Reflection for the 7th Sunday in Ordinary Time – Cycle C

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FIRST READING       1 Samuel 26:2, 7-9, 12-13, 22-23

In those days, Saul went down to the desert of Ziph with three thousand picked men of Israel, to search for David in the desert of Ziph.  So David and Abishai went among Saul’s soldiers by night and found Saul lying asleep within the barricade, with his spear thrust into the ground at his head and Abner and his men sleeping around him.  Abishai whispered to David: “God has delivered your enemy into your grasp this day.  Let me nail him to the ground with one thrust of the spear; I will not need a second thrust!”  But David said to Abishai, “Do not harm him, for who can lay hands on the Lord’s anointed and remain unpunished?”  So David took the spear and the water jug from their place at Saul’s head, and they got away without anyone’s seeing or knowing or awakening.  All remained asleep, because the Lord had put them into a deep slumber.  Going across to an opposite slope, David stood on a remote hilltop at a great distance from Abner, son of Ner, and the troops.  He said: “Here is the king’s spear.  Let an attendant come over to get it.  The Lord will reward each man for his justice and faithfulness.  Today, though the Lord delivered you into my grasp, I would not harm the Lord’s anointed.”

SECOND READING       1 Corinthians 15:45-49

Brothers and sisters:  It is written, the first man, Adam, became a living being, the last Adam a life-giving spirit.  But the spiritual was not first; rather the natural and then the spiritual.  The first man was from the earth, earthly; the second man, from heaven.  As was the earthly one, so also are the earthly, and as is the heavenly one, so also are the heavenly.  Just as we have borne the image of the earthly one, we shall also bear the image of the heavenly one.

GOSPEL       Luke 6:27-38

Jesus said to his disciples: “To you who hear I say, love your enemies, do good to those who hate you, bless those who curse you, pray for those who mistreat you.  To the person who strikes you on one cheek, offer the other one as well, and from the person who takes your cloak, do not withhold even your tunic.  Give to everyone who asks of you, and from the one who takes what is yours do not demand it back.  Do to others as you would have them do to you.  For if you love those who love you, what credit is that to you?  Even sinners love those who love them.  And if you do good to those who do good to you, what credit is that to you?  Even sinners do the same.  If you lend money to those from whom you expect repayment, what credit is that to you?  Even sinners lend to sinners, and get back the same amount.  But rather, love your enemies and do good to them, and lend expecting nothing back; then your reward will be great and you will be children of the Most High, for he himself is kind to the ungrateful and the wicked.  Be merciful, just as your Father is merciful.  “Stop judging and you will not be judged. Stop condemning and you will not be condemned.  Forgive and you will be forgiven.  Give, and gifts will be given to you; a good measure, packed together, shaken down, and overflowing, will be poured into your lap.  For the measure with which you measure will in return be measured out to you.”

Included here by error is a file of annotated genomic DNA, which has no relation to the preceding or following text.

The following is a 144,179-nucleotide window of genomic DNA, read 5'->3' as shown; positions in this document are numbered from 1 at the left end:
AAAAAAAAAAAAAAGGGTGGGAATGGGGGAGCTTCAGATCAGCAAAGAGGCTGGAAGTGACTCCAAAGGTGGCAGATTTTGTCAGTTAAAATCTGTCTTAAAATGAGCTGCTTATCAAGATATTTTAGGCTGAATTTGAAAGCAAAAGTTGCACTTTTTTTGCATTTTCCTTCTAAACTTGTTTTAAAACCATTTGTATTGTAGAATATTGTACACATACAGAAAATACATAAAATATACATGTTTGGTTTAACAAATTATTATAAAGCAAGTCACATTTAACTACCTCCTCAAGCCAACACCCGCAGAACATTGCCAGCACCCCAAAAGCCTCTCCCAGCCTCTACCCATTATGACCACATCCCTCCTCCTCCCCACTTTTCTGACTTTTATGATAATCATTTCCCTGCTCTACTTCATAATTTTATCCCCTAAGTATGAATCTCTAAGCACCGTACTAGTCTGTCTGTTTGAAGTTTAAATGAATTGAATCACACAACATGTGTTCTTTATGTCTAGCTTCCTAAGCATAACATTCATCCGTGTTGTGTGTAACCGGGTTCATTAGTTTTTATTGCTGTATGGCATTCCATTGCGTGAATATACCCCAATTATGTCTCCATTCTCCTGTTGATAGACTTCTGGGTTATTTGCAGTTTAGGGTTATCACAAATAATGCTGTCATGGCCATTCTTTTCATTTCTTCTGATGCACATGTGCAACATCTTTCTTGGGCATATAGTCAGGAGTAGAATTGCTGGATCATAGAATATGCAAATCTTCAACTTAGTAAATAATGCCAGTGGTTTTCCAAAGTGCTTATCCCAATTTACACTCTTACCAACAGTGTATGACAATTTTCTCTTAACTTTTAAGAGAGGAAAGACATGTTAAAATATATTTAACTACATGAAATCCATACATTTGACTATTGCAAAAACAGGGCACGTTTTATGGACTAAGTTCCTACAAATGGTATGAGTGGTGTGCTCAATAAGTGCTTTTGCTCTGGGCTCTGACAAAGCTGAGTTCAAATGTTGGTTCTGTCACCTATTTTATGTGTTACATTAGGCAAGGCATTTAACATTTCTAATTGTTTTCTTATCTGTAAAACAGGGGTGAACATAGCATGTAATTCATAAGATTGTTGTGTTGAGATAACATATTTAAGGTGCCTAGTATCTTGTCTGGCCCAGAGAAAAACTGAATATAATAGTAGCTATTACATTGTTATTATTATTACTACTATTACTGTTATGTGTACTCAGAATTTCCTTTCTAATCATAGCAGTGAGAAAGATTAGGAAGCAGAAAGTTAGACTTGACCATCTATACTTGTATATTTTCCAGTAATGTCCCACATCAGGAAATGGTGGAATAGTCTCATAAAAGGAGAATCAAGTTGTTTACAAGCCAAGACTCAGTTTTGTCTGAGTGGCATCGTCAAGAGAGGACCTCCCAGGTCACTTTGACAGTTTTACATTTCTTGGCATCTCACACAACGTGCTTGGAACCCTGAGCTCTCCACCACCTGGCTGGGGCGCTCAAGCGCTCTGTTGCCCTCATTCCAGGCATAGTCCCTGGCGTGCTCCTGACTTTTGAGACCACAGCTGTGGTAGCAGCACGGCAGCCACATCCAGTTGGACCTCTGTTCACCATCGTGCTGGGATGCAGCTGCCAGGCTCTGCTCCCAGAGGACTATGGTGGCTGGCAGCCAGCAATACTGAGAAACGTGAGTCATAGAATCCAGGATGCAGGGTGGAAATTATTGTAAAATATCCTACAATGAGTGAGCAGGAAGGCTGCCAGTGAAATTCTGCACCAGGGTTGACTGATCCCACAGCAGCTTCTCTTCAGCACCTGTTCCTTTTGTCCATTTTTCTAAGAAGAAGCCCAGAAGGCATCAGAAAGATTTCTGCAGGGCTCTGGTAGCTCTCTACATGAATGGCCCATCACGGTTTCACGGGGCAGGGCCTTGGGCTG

My sisters and brothers in Christ,

Nelson Mandela was convicted of sabotage during apartheid in South Africa and served 27 years in prison on Robben Island. When he was released in 1990, he didn’t seek revenge against his former jailers; rather, he invited one of them, a white man named Christo Brand, to his 1994 presidential inauguration.  This compassionate act symbolized the type of healing necessary for a post-apartheid nation.  The world was agog at his generosity towards those who humiliated him individually or institutionally.  Who acts this way?  And, why not seek revenge?  Retribution, even!